PARIS (AFP) - Clashes erupted in Paris on Sunday as thousands of people protested against Israel and in support of residents in the Gaza Strip, where a six-day conflict has left 168 Palestinians dead.
Several thousand demonstrators walked calmly through the streets of Paris behind a large banner that read "Total Support for the Struggle of the Palestinian People".
But clashes erupted at the end of the march on Bastille Square, with people throwing projectiles onto a cordon of police who responded with tear gas.
The unrest continued early on Sunday evening as police announced six arrests had been made.
A small group tired to break into two synagogues in central Paris, a police source said.
Riot police dispersed the group, with two members of the Jewish community and six officers slightly injured in the ensuing scuffle, the source said.
Prime Minister Manuel Valls condemned the attempted synagogue stormings "in the strongest possible terms".
"Such acts targeting places of worship are unacceptable," he said in a statement.
"I am profoundly shocked and revolted. This aggression towards the Jewish community has taken an absolutely unacceptable turn," Joel Mergei, president of the Israelite Central Consistory of France, said.
Paris Mayor Anne Hidalgo called for "calm in the face of tensions" in the Middle East.
In the northern city of Lille, meanwhile, between 2,300 and 6,000 people protested peacefully, according to differing figures provided by the police and organisers.
The descent into violence in the Gaza Strip began on June 12 when three Israeli teenagers were kidnapped and later murdered, triggering a major military crackdown on Hamas in the West Bank and an escalation of rocket fire from Gaza.
The brutal revenge killing of a Palestinian teenager by Jewish extremists on July 2 added further fuel to the fire, turning into an all-out conflict on July 8 when Israel launched an air campaign against Gaza militants.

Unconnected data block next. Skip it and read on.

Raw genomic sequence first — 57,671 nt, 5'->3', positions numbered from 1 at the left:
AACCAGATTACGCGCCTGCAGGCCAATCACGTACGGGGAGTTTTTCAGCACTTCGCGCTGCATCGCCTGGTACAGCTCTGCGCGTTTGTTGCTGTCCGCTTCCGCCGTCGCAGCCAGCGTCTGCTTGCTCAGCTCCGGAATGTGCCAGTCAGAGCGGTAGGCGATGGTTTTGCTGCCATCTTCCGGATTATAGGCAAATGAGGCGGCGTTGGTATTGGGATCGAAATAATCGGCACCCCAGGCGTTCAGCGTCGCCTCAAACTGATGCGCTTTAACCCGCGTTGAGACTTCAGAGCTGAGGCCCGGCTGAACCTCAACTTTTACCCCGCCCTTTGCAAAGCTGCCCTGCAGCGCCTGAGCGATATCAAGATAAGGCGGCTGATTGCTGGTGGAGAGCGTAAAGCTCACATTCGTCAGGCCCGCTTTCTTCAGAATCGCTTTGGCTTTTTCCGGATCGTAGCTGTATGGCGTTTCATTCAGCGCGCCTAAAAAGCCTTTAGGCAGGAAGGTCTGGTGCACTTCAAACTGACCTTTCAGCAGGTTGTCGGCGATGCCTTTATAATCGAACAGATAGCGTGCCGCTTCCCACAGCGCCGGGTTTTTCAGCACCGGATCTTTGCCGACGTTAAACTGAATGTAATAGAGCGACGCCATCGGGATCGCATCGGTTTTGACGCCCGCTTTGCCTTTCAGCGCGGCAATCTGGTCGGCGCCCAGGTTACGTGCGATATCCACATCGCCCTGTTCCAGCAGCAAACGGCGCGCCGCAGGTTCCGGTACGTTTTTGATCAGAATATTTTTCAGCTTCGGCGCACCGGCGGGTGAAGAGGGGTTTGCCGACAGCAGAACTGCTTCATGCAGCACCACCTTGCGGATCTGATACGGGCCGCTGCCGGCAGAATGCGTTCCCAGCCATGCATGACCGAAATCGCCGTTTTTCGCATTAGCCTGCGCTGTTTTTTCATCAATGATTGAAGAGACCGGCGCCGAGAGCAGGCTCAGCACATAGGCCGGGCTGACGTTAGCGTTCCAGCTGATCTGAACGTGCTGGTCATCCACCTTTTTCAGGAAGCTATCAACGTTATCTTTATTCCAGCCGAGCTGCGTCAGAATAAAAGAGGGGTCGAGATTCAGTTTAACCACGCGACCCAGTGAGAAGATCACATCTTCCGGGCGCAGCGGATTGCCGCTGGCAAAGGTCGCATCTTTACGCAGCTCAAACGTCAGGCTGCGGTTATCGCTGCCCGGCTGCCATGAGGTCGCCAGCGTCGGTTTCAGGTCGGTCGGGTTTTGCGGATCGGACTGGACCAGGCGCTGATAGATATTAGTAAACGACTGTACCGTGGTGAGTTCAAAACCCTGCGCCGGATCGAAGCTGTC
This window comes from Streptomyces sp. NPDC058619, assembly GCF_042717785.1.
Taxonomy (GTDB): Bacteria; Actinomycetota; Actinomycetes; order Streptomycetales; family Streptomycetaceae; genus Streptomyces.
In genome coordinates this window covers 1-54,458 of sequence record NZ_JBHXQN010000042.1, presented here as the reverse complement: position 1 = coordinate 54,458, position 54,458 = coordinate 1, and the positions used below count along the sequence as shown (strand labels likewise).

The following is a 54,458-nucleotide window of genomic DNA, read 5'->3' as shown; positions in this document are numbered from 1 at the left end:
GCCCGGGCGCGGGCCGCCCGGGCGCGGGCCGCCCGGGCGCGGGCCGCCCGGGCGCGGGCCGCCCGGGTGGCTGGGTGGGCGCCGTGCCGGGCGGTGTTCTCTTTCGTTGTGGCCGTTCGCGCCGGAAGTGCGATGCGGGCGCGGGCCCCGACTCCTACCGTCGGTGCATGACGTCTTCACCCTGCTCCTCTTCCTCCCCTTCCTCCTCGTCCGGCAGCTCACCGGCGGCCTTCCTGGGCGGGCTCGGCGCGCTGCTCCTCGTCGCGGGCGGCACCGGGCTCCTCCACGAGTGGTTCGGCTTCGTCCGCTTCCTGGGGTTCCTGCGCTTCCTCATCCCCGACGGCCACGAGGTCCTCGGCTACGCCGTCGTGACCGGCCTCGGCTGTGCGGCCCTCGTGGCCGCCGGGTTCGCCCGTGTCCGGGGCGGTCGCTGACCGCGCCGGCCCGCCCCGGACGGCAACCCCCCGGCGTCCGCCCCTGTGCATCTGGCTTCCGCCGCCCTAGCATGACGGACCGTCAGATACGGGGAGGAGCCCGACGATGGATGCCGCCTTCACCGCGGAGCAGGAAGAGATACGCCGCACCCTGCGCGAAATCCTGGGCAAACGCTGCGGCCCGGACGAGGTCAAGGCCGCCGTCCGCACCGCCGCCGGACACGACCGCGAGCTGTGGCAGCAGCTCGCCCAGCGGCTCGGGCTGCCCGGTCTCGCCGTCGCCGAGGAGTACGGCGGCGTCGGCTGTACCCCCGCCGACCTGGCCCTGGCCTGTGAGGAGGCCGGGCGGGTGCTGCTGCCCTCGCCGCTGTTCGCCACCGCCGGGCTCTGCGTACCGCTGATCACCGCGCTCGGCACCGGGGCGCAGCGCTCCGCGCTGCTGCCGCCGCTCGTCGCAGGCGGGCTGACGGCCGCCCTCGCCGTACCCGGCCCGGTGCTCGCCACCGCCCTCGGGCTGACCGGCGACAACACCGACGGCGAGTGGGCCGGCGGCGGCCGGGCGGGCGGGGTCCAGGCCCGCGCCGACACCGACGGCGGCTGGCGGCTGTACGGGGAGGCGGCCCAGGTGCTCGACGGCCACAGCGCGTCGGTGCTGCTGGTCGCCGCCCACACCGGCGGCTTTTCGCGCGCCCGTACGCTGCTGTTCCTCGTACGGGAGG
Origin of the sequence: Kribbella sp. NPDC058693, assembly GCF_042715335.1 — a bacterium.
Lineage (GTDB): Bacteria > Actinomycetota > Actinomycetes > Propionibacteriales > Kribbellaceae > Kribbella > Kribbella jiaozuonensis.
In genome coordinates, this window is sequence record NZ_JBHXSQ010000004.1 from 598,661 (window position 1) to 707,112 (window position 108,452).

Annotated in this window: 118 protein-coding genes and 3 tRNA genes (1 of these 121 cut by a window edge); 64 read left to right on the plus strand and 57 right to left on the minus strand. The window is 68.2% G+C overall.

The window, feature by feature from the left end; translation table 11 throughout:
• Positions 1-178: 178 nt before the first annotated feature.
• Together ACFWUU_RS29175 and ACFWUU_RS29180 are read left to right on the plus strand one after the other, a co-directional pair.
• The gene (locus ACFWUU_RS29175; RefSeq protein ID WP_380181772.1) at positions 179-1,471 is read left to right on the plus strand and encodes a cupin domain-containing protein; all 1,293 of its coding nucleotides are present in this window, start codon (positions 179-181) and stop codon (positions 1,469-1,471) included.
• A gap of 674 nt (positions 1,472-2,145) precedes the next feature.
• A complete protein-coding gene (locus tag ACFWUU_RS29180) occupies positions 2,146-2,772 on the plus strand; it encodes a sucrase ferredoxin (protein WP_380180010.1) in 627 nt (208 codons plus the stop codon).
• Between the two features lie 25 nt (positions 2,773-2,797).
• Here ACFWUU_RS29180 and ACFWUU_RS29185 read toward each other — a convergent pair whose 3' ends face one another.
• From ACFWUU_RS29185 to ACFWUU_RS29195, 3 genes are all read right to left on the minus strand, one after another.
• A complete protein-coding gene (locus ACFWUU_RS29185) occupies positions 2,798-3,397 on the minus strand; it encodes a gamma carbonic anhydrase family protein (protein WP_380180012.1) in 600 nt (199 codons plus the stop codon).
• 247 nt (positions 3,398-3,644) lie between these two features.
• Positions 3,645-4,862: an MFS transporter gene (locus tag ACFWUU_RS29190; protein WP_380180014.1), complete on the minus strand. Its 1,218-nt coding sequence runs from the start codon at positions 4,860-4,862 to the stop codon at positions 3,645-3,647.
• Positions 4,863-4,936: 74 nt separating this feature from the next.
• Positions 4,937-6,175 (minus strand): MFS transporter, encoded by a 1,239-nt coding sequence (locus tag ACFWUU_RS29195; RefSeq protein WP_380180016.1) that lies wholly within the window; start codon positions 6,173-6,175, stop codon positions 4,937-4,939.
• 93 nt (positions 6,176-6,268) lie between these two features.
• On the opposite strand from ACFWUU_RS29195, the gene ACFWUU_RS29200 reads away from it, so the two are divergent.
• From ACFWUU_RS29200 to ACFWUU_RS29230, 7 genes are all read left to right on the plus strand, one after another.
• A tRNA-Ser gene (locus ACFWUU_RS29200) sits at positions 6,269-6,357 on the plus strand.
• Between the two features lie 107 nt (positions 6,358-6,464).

The Palestinian death toll from Israel's punishing air campaign has hit 168.
So far, no Israelis have been killed, although militants in Gaza have pounded the country with about 715 rockets since the fighting began, around 160 of which have been intercepted by the Jewish state's Iron Dome defence system.
"I came to say no to this massacre," Amid Hamadouch, 30, said at the Paris protest while it was still peaceful, with a sticker reading "Boycott Israel, Racist State" on his jacket.
"They are bombing innocent people. There are missiles being launched by Hamas, but the Israeli response is disproportionate. They are attacking the civilian population and not Hamas officials."
The crowd, very young, shouted slogans such as: "We Are All Palestinians!" and "Only One Solution, End the Occupation!".
Many protesters carried banners on which they had stuck photos taken from the Internet, reportedly showing Palestinian children killed or injured, houses razed to the ground or clouds of smoke emerging from bombed districts in Gaza.
According to the UN Office for the Coordination of Humanitarian Affairs, a majority of those killed in Gaza so far - 70 per cent - have been civilians, of whom 30 per cent were children.